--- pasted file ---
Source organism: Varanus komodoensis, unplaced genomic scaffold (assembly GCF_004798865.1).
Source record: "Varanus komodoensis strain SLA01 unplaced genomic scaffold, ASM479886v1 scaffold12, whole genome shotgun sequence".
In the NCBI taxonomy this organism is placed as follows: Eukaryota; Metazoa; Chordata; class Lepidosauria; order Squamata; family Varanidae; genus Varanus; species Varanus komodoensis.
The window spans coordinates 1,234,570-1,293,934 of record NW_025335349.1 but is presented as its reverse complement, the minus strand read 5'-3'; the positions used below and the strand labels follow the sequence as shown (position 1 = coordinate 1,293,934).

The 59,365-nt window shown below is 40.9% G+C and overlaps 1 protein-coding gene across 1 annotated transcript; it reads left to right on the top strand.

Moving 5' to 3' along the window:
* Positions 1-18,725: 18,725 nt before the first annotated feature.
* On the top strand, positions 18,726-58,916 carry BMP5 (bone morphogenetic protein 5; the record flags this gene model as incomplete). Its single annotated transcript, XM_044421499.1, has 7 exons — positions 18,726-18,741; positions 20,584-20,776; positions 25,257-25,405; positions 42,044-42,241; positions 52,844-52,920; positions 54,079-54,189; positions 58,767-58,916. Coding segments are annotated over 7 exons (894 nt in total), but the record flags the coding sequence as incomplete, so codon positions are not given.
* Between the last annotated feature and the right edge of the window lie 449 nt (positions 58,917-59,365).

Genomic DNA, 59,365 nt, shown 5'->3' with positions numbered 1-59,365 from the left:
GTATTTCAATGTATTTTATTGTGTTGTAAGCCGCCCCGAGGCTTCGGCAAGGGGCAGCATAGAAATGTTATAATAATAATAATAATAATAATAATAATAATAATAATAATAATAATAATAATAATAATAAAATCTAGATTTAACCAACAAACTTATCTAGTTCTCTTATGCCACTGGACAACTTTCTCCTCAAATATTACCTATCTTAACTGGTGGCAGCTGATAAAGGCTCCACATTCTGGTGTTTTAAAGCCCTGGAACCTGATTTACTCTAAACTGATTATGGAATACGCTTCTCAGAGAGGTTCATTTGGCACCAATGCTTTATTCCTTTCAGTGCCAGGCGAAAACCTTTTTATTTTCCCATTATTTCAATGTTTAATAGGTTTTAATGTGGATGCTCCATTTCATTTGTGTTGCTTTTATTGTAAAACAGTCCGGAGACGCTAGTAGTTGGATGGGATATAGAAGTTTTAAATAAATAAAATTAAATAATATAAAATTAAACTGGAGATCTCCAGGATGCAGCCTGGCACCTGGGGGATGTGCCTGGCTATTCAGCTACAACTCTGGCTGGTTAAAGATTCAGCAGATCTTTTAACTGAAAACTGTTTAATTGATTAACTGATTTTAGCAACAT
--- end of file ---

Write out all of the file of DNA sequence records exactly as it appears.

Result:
Source organism: Varanus komodoensis, unplaced genomic scaffold (assembly GCF_004798865.1).
Source record: "Varanus komodoensis strain SLA01 unplaced genomic scaffold, ASM479886v1 scaffold12, whole genome shotgun sequence".
In the NCBI taxonomy this organism is placed as follows: Eukaryota; Metazoa; Chordata; class Lepidosauria; order Squamata; family Varanidae; genus Varanus; species Varanus komodoensis.
The window spans coordinates 1,234,570-1,293,934 of record NW_025335349.1 but is presented as its reverse complement, the minus strand read 5'-3'; the positions used below and the strand labels follow the sequence as shown (position 1 = coordinate 1,293,934).

The 59,365-nt window shown below is 40.9% G+C and overlaps 1 protein-coding gene across 1 annotated transcript; it reads left to right on the top strand.

Moving 5' to 3' along the window:
* Positions 1-18,725: 18,725 nt before the first annotated feature.
* On the top strand, positions 18,726-58,916 carry BMP5 (bone morphogenetic protein 5; the record flags this gene model as incomplete). Its single annotated transcript, XM_044421499.1, has 7 exons — positions 18,726-18,741; positions 20,584-20,776; positions 25,257-25,405; positions 42,044-42,241; positions 52,844-52,920; positions 54,079-54,189; positions 58,767-58,916. Coding segments are annotated over 7 exons (894 nt in total), but the record flags the coding sequence as incomplete, so codon positions are not given.
* Between the last annotated feature and the right edge of the window lie 449 nt (positions 58,917-59,365).

Genomic DNA, 59,365 nt, shown 5'->3' with positions numbered 1-59,365 from the left:
GTATTTCAATGTATTTTATTGTGTTGTAAGCCGCCCCGAGGCTTCGGCAAGGGGCAGCATAGAAATGTTATAATAATAATAATAATAATAATAATAATAATAATAATAATAATAATAATAATAATAATAAAATCTAGATTTAACCAACAAACTTATCTAGTTCTCTTATGCCACTGGACAACTTTCTCCTCAAATATTACCTATCTTAACTGGTGGCAGCTGATAAAGGCTCCACATTCTGGTGTTTTAAAGCCCTGGAACCTGATTTACTCTAAACTGATTATGGAATACGCTTCTCAGAGAGGTTCATTTGGCACCAATGCTTTATTCCTTTCAGTGCCAGGCGAAAACCTTTTTATTTTCCCATTATTTCAATGTTTAATAGGTTTTAATGTGGATGCTCCATTTCATTTGTGTTGCTTTTATTGTAAAACAGTCCGGAGACGCTAGTAGTTGGATGGGATATAGAAGTTTTAAATAAATAAAATTAAATAATATAAAATTAAACTGGAGATCTCCAGGATGCAGCCTGGCACCTGGGGGATGTGCCTGGCTATTCAGCTACAACTCTGGCTGGTTAAAGATTCAGCAGATCTTTTAACTGAAAACTGTTTAATTGATTAACTGATTTTAGCAACAT